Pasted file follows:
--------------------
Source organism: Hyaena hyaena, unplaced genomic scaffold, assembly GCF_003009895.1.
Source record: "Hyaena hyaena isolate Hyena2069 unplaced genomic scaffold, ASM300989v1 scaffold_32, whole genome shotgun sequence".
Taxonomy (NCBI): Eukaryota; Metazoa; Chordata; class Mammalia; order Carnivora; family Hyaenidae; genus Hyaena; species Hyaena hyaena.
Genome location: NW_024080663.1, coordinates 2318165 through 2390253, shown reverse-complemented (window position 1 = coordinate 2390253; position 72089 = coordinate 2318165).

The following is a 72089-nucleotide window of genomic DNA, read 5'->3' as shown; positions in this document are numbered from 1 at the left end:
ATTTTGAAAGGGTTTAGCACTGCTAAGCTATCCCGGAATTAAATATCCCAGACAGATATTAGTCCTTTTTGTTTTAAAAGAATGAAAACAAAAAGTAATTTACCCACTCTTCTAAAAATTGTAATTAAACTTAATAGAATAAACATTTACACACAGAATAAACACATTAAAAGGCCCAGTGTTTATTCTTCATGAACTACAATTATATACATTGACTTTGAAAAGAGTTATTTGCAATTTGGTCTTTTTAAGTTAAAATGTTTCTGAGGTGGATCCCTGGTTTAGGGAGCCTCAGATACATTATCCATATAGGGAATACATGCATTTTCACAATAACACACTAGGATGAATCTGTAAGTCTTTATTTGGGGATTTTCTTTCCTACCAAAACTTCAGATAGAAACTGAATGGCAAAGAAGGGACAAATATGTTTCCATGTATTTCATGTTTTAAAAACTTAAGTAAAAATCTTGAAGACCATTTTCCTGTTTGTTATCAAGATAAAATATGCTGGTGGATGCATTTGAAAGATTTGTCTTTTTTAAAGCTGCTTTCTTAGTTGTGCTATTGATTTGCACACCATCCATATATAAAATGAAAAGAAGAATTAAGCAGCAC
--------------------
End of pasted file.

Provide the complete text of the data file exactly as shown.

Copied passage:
Source organism: Hyaena hyaena, unplaced genomic scaffold, assembly GCF_003009895.1.
Source record: "Hyaena hyaena isolate Hyena2069 unplaced genomic scaffold, ASM300989v1 scaffold_32, whole genome shotgun sequence".
Taxonomy (NCBI): Eukaryota; Metazoa; Chordata; class Mammalia; order Carnivora; family Hyaenidae; genus Hyaena; species Hyaena hyaena.
Genome location: NW_024080663.1, coordinates 2318165 through 2390253, shown reverse-complemented (window position 1 = coordinate 2390253; position 72089 = coordinate 2318165).

The following is a 72089-nucleotide window of genomic DNA, read 5'->3' as shown; positions in this document are numbered from 1 at the left end:
ATTTTGAAAGGGTTTAGCACTGCTAAGCTATCCCGGAATTAAATATCCCAGACAGATATTAGTCCTTTTTGTTTTAAAAGAATGAAAACAAAAAGTAATTTACCCACTCTTCTAAAAATTGTAATTAAACTTAATAGAATAAACATTTACACACAGAATAAACACATTAAAAGGCCCAGTGTTTATTCTTCATGAACTACAATTATATACATTGACTTTGAAAAGAGTTATTTGCAATTTGGTCTTTTTAAGTTAAAATGTTTCTGAGGTGGATCCCTGGTTTAGGGAGCCTCAGATACATTATCCATATAGGGAATACATGCATTTTCACAATAACACACTAGGATGAATCTGTAAGTCTTTATTTGGGGATTTTCTTTCCTACCAAAACTTCAGATAGAAACTGAATGGCAAAGAAGGGACAAATATGTTTCCATGTATTTCATGTTTTAAAAACTTAAGTAAAAATCTTGAAGACCATTTTCCTGTTTGTTATCAAGATAAAATATGCTGGTGGATGCATTTGAAAGATTTGTCTTTTTTAAAGCTGCTTTCTTAGTTGTGCTATTGATTTGCACACCATCCATATATAAAATGAAAAGAAGAATTAAGCAGCAC